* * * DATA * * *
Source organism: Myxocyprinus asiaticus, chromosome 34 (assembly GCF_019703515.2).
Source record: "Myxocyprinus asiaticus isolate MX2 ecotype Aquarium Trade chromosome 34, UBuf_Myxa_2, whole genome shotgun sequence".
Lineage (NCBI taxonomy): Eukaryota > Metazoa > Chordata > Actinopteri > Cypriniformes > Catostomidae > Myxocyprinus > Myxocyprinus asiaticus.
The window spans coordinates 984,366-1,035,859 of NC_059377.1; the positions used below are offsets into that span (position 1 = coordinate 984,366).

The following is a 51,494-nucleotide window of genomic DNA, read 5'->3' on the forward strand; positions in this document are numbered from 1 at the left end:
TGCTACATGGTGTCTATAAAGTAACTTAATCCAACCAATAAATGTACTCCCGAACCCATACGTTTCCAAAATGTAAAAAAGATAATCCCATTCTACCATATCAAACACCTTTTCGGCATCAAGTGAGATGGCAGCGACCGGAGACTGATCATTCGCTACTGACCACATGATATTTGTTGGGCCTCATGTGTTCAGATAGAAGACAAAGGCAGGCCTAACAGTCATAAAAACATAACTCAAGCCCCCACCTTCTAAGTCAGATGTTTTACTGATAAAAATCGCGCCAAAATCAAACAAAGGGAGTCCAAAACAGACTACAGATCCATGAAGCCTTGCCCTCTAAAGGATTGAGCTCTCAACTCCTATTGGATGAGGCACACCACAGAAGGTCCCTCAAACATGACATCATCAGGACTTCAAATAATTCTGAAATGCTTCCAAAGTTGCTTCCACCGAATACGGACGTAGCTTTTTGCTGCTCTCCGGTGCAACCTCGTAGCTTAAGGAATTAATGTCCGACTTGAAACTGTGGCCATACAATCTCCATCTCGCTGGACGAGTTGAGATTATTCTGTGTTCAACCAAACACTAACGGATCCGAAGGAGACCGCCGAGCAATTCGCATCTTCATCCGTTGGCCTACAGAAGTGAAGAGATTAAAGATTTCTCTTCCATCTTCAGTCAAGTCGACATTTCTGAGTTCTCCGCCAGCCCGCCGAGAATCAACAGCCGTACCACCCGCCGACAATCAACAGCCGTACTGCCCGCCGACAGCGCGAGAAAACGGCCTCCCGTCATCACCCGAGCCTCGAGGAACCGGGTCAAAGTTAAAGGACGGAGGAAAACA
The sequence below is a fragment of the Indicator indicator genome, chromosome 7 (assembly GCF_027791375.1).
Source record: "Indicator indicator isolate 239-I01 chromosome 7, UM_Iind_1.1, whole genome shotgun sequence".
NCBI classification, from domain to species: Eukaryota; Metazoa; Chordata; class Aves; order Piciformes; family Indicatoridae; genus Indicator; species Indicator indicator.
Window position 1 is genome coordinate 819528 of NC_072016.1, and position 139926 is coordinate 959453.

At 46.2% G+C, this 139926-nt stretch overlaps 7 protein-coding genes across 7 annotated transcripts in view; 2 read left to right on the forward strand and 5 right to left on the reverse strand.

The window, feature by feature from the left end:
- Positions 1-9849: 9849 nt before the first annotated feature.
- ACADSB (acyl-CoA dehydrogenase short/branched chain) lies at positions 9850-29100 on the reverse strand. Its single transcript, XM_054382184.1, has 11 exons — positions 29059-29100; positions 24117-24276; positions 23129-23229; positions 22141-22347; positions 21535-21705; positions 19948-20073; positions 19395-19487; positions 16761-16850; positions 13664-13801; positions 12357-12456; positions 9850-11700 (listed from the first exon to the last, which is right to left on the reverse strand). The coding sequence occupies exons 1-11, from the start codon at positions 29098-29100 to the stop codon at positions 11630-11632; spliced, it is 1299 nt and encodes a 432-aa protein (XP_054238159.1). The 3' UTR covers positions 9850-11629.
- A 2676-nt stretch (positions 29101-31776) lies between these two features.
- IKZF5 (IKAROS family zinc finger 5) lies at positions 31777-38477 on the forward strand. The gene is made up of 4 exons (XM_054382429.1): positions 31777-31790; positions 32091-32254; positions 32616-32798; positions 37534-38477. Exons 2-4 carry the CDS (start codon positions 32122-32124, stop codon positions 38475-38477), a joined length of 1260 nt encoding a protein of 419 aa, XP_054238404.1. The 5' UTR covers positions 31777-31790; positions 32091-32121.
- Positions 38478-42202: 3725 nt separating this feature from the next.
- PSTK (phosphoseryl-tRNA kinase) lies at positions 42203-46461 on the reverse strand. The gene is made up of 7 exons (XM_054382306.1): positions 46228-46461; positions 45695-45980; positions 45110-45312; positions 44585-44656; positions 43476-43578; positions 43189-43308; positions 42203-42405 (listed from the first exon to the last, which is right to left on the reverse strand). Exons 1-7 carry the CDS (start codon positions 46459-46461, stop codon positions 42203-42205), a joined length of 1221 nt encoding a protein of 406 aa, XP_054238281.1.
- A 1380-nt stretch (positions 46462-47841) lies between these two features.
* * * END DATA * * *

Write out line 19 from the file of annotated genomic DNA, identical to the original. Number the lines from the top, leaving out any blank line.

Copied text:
- A 1380-nt stretch (positions 46462-47841) lies between these two features.